Central Asia might best be described as “on the road to somewhere.” The most important of ancient empires crossed through Central Asia. Greeks, Romans, Persian, Mongols, and Chinese, plus other smaller cultures passed through this region, on their way to somewhere else.
Perhaps therein lies our answer; people pass through. Central Asia is loaded with mountains, the Hindu Kush, the Pamirs, the Tien Shan. Central Asia is fairly arid, dry, with numerous large deserts and steppes, like the Kara Kum, Kyzyl Kum, and the grasslands in northern Kazakhstan. Arable land is pinched into the narrow margins in the mountain valleys, concentrating people and farmland. Making a living is a challenge in these environments. Imagine Texas, or Oklahoma; now add mountains like those in Colorado.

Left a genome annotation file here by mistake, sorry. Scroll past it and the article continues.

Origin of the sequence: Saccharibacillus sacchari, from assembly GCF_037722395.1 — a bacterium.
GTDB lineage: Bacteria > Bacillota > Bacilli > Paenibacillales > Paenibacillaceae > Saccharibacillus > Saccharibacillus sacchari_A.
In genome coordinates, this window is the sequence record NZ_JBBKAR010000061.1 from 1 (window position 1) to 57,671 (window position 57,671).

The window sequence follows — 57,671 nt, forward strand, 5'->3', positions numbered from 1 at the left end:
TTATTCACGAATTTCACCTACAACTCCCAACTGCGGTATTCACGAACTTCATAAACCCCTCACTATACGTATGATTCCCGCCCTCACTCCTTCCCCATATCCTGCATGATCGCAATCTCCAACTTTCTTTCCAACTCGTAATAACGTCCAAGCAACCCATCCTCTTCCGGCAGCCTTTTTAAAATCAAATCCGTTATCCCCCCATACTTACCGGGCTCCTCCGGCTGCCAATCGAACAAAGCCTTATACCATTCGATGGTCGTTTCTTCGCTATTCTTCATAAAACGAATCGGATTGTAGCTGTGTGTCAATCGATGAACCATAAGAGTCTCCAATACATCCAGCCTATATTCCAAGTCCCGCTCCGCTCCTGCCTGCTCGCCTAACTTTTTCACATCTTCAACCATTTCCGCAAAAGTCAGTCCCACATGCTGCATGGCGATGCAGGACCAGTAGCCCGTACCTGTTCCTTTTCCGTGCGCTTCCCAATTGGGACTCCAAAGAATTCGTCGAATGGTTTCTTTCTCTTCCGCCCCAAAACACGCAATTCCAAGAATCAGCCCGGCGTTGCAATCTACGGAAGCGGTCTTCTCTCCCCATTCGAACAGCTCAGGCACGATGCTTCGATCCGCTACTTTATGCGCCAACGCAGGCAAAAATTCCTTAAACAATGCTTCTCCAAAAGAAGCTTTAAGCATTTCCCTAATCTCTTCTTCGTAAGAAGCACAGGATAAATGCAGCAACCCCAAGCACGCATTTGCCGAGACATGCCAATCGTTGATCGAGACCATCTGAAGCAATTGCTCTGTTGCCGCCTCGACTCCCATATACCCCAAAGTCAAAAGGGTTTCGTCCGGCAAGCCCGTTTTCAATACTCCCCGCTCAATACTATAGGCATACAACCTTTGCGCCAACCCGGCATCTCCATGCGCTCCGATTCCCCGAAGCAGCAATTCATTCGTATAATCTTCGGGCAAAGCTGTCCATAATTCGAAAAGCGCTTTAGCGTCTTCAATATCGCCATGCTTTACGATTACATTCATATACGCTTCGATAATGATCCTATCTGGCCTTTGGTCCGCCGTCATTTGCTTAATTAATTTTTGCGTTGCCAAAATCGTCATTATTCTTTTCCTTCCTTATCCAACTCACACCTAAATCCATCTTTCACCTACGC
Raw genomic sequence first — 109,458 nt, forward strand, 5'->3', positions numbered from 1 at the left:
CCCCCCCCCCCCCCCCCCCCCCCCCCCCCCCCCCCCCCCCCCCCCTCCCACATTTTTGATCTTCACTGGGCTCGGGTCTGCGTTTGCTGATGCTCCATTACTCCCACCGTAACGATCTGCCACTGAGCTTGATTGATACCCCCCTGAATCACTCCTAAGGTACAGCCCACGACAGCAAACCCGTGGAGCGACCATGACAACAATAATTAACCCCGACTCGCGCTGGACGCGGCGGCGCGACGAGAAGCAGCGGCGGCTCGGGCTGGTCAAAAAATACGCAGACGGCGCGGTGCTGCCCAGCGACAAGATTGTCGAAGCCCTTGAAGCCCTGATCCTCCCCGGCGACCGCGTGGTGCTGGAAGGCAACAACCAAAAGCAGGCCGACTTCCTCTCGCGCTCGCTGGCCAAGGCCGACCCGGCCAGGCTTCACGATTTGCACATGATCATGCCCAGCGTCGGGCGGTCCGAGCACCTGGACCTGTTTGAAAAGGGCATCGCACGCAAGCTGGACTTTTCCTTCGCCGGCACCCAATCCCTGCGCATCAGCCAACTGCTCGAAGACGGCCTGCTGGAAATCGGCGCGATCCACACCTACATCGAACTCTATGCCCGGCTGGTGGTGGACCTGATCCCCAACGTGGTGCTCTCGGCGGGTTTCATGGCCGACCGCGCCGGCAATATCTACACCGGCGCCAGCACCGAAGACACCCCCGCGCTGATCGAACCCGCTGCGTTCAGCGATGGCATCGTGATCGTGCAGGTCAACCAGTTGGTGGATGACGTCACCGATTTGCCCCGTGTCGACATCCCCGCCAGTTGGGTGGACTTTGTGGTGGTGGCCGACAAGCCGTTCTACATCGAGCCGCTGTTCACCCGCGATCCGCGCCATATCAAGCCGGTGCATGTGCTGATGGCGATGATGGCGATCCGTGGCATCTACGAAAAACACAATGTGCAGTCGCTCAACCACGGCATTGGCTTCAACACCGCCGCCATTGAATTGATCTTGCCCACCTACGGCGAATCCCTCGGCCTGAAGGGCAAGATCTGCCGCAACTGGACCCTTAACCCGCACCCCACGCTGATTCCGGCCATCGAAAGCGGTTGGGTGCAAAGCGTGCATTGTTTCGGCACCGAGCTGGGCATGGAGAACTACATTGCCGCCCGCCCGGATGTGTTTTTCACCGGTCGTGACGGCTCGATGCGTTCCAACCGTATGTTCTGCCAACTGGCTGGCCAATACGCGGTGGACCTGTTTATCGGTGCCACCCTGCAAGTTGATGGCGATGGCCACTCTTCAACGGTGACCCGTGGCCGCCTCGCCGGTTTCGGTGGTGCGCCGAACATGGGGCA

This is what Central Asia is like. While the region is sparsely inhabited in places, about 80 million people call this region home. The populations are diverse ethnically, and loyalties and allegiances fall along ethnic and tribal lines. Family and tribe devotion means more than devotion to the government. People are far more likely to support or follow their tribal leaders than support the central government. Cultural differences, tribalism, plus the complexity of the natural environment contribute to a realm that is challenging to govern.
Just ask the British, or the Russians.